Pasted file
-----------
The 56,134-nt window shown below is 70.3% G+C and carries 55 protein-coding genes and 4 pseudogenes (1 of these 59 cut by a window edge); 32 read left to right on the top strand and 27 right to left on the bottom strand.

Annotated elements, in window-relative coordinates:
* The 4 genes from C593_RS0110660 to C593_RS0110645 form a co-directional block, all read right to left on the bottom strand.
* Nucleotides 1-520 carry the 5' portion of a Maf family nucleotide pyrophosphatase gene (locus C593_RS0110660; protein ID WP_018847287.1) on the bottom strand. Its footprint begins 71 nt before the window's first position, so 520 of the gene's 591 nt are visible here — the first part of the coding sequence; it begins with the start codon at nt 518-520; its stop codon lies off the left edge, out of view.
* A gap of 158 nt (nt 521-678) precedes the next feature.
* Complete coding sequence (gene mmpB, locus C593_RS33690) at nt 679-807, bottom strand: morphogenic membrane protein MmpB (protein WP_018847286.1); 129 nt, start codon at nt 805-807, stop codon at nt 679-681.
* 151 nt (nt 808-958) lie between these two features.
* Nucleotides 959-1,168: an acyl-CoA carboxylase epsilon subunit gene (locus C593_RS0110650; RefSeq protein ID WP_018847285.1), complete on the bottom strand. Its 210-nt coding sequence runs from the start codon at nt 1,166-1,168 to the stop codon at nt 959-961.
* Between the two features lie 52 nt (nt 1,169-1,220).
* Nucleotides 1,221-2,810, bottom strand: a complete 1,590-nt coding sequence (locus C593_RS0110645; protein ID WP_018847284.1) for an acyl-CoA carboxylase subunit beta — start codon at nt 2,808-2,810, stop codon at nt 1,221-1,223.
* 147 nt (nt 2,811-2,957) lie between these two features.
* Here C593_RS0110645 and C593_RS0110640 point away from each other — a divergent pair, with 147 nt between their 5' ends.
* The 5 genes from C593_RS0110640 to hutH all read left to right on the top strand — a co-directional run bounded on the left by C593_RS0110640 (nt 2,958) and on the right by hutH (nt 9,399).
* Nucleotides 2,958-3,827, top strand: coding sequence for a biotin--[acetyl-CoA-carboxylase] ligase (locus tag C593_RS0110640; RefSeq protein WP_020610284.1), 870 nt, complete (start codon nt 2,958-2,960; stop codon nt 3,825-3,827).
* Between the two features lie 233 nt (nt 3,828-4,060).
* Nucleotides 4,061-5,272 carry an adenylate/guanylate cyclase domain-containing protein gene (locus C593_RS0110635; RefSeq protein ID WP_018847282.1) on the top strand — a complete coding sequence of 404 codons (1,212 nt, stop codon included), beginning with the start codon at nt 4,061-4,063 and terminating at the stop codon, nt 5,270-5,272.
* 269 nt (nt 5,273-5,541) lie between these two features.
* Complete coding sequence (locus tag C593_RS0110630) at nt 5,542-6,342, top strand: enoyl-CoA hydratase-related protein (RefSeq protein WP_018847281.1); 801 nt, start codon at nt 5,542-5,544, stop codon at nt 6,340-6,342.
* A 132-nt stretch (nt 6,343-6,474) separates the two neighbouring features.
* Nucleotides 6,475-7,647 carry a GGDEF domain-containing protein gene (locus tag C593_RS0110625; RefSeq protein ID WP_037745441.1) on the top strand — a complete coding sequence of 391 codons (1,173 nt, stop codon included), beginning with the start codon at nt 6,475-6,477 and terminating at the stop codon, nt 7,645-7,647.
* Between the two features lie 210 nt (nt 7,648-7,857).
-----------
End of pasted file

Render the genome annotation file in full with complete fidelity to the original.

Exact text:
The 56,134-nt window shown below is 70.3% G+C and carries 55 protein-coding genes and 4 pseudogenes (1 of these 59 cut by a window edge); 32 read left to right on the top strand and 27 right to left on the bottom strand.

Annotated elements, in window-relative coordinates:
* The 4 genes from C593_RS0110660 to C593_RS0110645 form a co-directional block, all read right to left on the bottom strand.
* Nucleotides 1-520 carry the 5' portion of a Maf family nucleotide pyrophosphatase gene (locus C593_RS0110660; protein ID WP_018847287.1) on the bottom strand. Its footprint begins 71 nt before the window's first position, so 520 of the gene's 591 nt are visible here — the first part of the coding sequence; it begins with the start codon at nt 518-520; its stop codon lies off the left edge, out of view.
* A gap of 158 nt (nt 521-678) precedes the next feature.
* Complete coding sequence (gene mmpB, locus C593_RS33690) at nt 679-807, bottom strand: morphogenic membrane protein MmpB (protein WP_018847286.1); 129 nt, start codon at nt 805-807, stop codon at nt 679-681.
* 151 nt (nt 808-958) lie between these two features.
* Nucleotides 959-1,168: an acyl-CoA carboxylase epsilon subunit gene (locus C593_RS0110650; RefSeq protein ID WP_018847285.1), complete on the bottom strand. Its 210-nt coding sequence runs from the start codon at nt 1,166-1,168 to the stop codon at nt 959-961.
* Between the two features lie 52 nt (nt 1,169-1,220).
* Nucleotides 1,221-2,810, bottom strand: a complete 1,590-nt coding sequence (locus C593_RS0110645; protein ID WP_018847284.1) for an acyl-CoA carboxylase subunit beta — start codon at nt 2,808-2,810, stop codon at nt 1,221-1,223.
* 147 nt (nt 2,811-2,957) lie between these two features.
* Here C593_RS0110645 and C593_RS0110640 point away from each other — a divergent pair, with 147 nt between their 5' ends.
* The 5 genes from C593_RS0110640 to hutH all read left to right on the top strand — a co-directional run bounded on the left by C593_RS0110640 (nt 2,958) and on the right by hutH (nt 9,399).
* Nucleotides 2,958-3,827, top strand: coding sequence for a biotin--[acetyl-CoA-carboxylase] ligase (locus tag C593_RS0110640; RefSeq protein WP_020610284.1), 870 nt, complete (start codon nt 2,958-2,960; stop codon nt 3,825-3,827).
* Between the two features lie 233 nt (nt 3,828-4,060).
* Nucleotides 4,061-5,272 carry an adenylate/guanylate cyclase domain-containing protein gene (locus C593_RS0110635; RefSeq protein ID WP_018847282.1) on the top strand — a complete coding sequence of 404 codons (1,212 nt, stop codon included), beginning with the start codon at nt 4,061-4,063 and terminating at the stop codon, nt 5,270-5,272.
* 269 nt (nt 5,273-5,541) lie between these two features.
* Complete coding sequence (locus tag C593_RS0110630) at nt 5,542-6,342, top strand: enoyl-CoA hydratase-related protein (RefSeq protein WP_018847281.1); 801 nt, start codon at nt 5,542-5,544, stop codon at nt 6,340-6,342.
* A 132-nt stretch (nt 6,343-6,474) separates the two neighbouring features.
* Nucleotides 6,475-7,647 carry a GGDEF domain-containing protein gene (locus tag C593_RS0110625; RefSeq protein ID WP_037745441.1) on the top strand — a complete coding sequence of 391 codons (1,173 nt, stop codon included), beginning with the start codon at nt 6,475-6,477 and terminating at the stop codon, nt 7,645-7,647.
* Between the two features lie 210 nt (nt 7,648-7,857).